RMIT has announced an Australia-first partnership with global tech education leader Udacity, which is set to bring Silicon Valley learning on Self-Driving Cars and AI Programming to Australia.
The new partnership is designed to address critical skills shortages in emerging technologies, while also providing a credit pathway into a traditional degree.
A recent study from the Australian Industry Group found that 75 per cent of organisations in Australia reported skills shortages when recruiting for jobs relating to automation, big data and Artificial Intelligence (AI).
To address these skills shortages and help fill growing job vacancies, RMIT has taken the lead in upskilling and reskilling Australians for the modern, digital workplace with the introduction of four new online courses: Australia’s first-ever Intro to Self Driving Cars online program, AI Programming with Python, Robotics Software Engineer and Front End Web Developer.
The unique collaboration between Udacity and RMIT is inspired by a commitment to make upskilling in critical fields more widely accessible, and to serve a community of lifelong learners through an industry-led model.
Vice-Chancellor and President Martin Bean CBE said RMIT and Udacity were leading the way by providing access to new and disruptive technology.
"Through this exciting partnership, we are embedding some of the best technology and education from Silicon Valley directly into RMIT,” he said.
“These new courses truly harness the creativity and industry connections RMIT is renowned for as we prepare our students for the future world of work."
Students will enjoy a world-class learning experience developed in Silicon Valley, combined with personalised support from experts drawn from local industry partners and employers, including Holden, GitHub, Culture Amp, Kapsch and Accenture while earning a University-backed credential.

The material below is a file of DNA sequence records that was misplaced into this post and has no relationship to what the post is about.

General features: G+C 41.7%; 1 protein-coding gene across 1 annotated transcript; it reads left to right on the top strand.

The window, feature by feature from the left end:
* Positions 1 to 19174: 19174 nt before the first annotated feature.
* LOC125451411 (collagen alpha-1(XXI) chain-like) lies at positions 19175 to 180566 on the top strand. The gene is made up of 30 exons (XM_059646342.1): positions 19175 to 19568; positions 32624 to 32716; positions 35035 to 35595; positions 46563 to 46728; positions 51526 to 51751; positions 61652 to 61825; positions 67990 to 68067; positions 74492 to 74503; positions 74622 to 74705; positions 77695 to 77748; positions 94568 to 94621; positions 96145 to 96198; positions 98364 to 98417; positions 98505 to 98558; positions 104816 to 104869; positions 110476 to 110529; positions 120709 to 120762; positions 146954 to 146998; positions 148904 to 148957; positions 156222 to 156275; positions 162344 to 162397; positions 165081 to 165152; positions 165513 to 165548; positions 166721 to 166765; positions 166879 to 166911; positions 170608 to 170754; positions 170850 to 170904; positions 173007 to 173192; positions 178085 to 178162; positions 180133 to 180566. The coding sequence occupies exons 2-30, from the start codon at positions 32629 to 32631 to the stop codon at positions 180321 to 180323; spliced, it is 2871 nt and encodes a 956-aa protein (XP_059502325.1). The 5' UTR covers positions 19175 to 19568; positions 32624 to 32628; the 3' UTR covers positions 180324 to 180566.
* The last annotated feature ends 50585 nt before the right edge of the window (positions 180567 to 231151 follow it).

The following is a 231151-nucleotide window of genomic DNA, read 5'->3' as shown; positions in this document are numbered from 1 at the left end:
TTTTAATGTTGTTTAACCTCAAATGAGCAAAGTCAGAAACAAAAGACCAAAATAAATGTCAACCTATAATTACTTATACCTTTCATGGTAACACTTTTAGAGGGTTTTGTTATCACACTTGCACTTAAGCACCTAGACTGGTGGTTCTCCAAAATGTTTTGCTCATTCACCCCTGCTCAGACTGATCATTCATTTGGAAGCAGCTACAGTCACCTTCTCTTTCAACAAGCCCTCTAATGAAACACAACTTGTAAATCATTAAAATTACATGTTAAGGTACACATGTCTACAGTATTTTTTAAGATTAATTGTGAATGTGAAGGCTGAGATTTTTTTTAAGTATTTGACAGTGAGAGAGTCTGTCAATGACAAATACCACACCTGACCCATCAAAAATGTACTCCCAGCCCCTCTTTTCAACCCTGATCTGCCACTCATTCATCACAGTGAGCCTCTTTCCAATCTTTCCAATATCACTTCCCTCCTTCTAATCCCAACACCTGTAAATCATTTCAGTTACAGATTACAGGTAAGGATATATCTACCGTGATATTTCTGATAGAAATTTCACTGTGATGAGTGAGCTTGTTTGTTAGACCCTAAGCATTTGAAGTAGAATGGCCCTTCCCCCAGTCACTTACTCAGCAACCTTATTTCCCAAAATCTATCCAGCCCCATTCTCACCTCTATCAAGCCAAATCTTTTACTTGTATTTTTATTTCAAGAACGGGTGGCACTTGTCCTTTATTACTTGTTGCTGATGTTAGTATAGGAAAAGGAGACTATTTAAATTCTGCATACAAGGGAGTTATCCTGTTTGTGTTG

According to Infoholic Research, global autonomous vehicle market revenue is expected to grow at a compound annual growth rate (CAGR) of 39.6 per cent over 10 years, reaching US$126.8 billion by 2027.
With these projections in mind, and acknowledging the changing needs of customers and environmental considerations, Intro to Self Driving Cars was developed to take students beyond the hype and headlines, and towards a career as a qualified self-driving car engineer, through hands-on projects across computer vision, robotic controls, localisation, path planning and more.
While companies including Holden have already started recruiting for specialist engineers in this space, until today, there were no dedicated courses in Australia enabling these skills to be developed at scale.
RMIT Online CEO Helen Souness said disruptive changes to business models would have a profound impact on the employment landscape over the coming years.
"We are working to address these skills gaps and companies and individuals must make a concerted effort to plan and upskill to meet the demands of the changing workforce," she said.
"Recognising strong parallels in Udacity’s vision, we are thrilled to collaborate to bring the Silicon Valley mindset to Australia’s workforce and beyond."
Udacity has collaborated with numerous Silicon Valley powerhouses including Google, Facebook and NVIDIA, and gives students the skills to advance their careers through a series of online courses in hands-on technologies across high-demand subjects, from self-driving cars to data science.
Founder of Udacity and Google’s self-driving car project, Sebastian Thrun, said he was excited to combine the best of Silicon Valley with RMIT's local industry partnerships and mentors, "helping students achieve a credential from the leading University for future skills in Australia and real job outcomes".
“Researchers estimate that autonomous cars will save 10 million lives per decade. It’s an exciting, challenging and infinitely rewarding space to be working together with RMIT Online to educate Australians for the future,” he said.
All courses open for enrolment today. For more detail, or to enrol, visit futureskills.rmit.edu.au.
Story: Jennifer Graham